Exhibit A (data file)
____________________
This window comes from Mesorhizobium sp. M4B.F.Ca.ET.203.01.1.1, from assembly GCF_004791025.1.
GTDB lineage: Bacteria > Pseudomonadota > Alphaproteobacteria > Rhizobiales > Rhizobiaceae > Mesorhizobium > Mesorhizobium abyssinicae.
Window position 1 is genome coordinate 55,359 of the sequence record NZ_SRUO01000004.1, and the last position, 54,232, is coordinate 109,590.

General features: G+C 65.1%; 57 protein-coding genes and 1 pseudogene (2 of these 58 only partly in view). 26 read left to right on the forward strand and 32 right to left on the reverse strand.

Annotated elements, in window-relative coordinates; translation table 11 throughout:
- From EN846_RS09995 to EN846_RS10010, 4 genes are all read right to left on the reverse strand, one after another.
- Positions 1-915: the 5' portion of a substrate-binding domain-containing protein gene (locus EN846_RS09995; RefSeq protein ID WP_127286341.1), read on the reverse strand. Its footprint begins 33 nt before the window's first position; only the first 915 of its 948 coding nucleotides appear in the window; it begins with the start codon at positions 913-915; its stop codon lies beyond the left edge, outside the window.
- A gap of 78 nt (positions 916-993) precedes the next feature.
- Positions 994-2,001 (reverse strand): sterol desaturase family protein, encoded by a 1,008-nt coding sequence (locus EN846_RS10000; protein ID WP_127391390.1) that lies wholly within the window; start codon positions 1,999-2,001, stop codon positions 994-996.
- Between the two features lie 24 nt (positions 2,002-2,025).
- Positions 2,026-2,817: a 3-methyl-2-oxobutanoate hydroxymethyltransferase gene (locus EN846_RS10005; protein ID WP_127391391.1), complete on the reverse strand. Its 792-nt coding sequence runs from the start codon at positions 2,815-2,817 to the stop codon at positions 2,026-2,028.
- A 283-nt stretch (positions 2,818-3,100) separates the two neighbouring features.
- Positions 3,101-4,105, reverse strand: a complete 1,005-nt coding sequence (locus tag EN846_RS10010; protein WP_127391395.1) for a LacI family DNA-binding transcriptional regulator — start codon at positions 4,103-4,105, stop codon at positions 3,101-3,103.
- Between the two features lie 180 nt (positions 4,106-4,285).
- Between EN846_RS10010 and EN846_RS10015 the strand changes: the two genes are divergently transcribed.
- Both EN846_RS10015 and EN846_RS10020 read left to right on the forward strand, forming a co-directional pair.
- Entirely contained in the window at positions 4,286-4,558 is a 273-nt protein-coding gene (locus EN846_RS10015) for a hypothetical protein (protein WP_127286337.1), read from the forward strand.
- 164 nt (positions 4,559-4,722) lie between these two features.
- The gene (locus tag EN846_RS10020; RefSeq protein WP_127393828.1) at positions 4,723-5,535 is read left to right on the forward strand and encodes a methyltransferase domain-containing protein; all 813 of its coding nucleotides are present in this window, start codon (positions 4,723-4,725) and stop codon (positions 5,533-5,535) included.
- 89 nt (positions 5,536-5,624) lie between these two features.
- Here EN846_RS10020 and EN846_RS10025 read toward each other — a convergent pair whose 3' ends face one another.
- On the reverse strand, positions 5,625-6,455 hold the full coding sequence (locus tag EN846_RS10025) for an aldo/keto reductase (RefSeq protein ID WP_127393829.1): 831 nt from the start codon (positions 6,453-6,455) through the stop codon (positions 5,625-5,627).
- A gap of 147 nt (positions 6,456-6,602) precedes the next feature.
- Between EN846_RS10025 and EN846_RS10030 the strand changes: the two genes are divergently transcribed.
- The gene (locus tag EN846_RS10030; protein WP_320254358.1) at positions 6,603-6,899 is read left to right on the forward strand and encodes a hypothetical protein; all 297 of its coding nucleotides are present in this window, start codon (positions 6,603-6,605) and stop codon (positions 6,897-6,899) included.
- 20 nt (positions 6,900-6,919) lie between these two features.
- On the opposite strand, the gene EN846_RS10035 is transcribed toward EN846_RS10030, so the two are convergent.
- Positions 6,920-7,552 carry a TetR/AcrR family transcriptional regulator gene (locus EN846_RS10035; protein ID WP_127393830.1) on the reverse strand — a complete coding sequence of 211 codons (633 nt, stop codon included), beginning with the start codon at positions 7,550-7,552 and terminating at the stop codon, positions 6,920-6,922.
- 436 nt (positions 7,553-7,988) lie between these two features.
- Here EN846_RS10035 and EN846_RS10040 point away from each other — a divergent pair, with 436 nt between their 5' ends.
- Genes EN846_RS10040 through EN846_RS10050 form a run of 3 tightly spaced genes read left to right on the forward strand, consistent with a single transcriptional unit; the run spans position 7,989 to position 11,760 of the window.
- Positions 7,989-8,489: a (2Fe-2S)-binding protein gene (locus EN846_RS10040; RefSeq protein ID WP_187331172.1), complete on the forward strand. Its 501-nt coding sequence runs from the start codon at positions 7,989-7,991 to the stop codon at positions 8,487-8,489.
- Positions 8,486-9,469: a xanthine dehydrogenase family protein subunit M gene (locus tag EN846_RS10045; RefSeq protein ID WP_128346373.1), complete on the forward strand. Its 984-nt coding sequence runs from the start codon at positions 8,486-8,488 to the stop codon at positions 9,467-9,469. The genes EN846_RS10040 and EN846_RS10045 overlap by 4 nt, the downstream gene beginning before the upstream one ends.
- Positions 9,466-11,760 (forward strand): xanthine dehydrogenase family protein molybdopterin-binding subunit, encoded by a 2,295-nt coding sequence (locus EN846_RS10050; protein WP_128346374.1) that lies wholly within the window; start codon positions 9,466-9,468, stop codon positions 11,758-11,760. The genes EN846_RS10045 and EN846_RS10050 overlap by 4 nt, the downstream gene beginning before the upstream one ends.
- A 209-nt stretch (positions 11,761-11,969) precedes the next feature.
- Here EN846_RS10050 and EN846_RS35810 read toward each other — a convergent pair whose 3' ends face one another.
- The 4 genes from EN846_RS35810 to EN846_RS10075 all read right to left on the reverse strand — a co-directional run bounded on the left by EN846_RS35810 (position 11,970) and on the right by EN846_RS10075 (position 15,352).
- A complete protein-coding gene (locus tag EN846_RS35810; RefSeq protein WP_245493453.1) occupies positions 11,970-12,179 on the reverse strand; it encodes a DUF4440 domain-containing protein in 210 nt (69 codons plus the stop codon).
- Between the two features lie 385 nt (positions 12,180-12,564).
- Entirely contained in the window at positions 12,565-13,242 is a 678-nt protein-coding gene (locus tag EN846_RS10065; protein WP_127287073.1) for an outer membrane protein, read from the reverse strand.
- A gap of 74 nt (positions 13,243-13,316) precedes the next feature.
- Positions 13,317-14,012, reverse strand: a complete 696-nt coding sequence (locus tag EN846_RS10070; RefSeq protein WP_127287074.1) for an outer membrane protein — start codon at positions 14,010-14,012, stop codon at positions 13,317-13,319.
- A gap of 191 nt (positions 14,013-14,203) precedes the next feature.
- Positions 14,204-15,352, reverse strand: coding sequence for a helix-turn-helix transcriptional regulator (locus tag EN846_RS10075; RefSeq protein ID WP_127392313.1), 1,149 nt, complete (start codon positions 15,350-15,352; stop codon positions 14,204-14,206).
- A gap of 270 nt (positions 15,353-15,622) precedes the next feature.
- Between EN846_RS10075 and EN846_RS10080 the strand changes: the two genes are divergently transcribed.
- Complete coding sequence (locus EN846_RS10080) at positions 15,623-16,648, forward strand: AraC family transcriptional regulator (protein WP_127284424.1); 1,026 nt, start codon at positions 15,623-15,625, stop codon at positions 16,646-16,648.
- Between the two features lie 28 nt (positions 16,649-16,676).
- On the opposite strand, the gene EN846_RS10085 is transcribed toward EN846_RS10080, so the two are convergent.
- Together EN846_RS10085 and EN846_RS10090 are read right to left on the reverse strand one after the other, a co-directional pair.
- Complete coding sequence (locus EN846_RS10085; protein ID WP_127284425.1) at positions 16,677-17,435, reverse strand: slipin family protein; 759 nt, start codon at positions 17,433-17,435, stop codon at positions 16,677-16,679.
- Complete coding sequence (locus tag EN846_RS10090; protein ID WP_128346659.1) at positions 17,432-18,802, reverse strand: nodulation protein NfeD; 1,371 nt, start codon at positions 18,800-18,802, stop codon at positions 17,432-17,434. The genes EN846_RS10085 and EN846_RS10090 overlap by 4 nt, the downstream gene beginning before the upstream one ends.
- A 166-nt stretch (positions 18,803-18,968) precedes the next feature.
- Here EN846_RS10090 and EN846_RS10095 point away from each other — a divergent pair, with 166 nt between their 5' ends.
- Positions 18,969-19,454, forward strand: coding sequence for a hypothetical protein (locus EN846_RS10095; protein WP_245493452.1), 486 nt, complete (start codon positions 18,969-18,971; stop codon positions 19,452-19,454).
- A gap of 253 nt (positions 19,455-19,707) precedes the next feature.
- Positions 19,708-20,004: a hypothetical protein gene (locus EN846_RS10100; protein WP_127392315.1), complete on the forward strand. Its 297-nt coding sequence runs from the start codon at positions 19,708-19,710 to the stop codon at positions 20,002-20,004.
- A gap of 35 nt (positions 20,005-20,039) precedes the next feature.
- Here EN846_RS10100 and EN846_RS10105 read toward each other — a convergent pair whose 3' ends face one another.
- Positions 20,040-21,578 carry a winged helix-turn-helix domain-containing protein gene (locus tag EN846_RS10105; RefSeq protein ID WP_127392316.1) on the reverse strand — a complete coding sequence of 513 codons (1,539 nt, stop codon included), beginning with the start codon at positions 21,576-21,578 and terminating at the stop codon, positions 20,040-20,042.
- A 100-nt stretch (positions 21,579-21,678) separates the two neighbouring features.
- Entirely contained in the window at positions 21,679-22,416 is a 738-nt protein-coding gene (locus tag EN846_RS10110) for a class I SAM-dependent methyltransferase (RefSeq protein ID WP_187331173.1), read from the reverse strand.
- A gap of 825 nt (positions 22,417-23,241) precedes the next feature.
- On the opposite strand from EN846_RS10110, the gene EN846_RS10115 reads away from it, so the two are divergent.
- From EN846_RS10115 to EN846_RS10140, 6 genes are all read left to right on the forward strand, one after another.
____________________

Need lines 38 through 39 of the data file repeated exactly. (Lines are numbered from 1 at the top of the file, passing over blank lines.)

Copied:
- A complete protein-coding gene (locus tag EN846_RS35810; RefSeq protein WP_245493453.1) occupies positions 11,970-12,179 on the reverse strand; it encodes a DUF4440 domain-containing protein in 210 nt (69 codons plus the stop codon).
- Between the two features lie 385 nt (positions 12,180-12,564).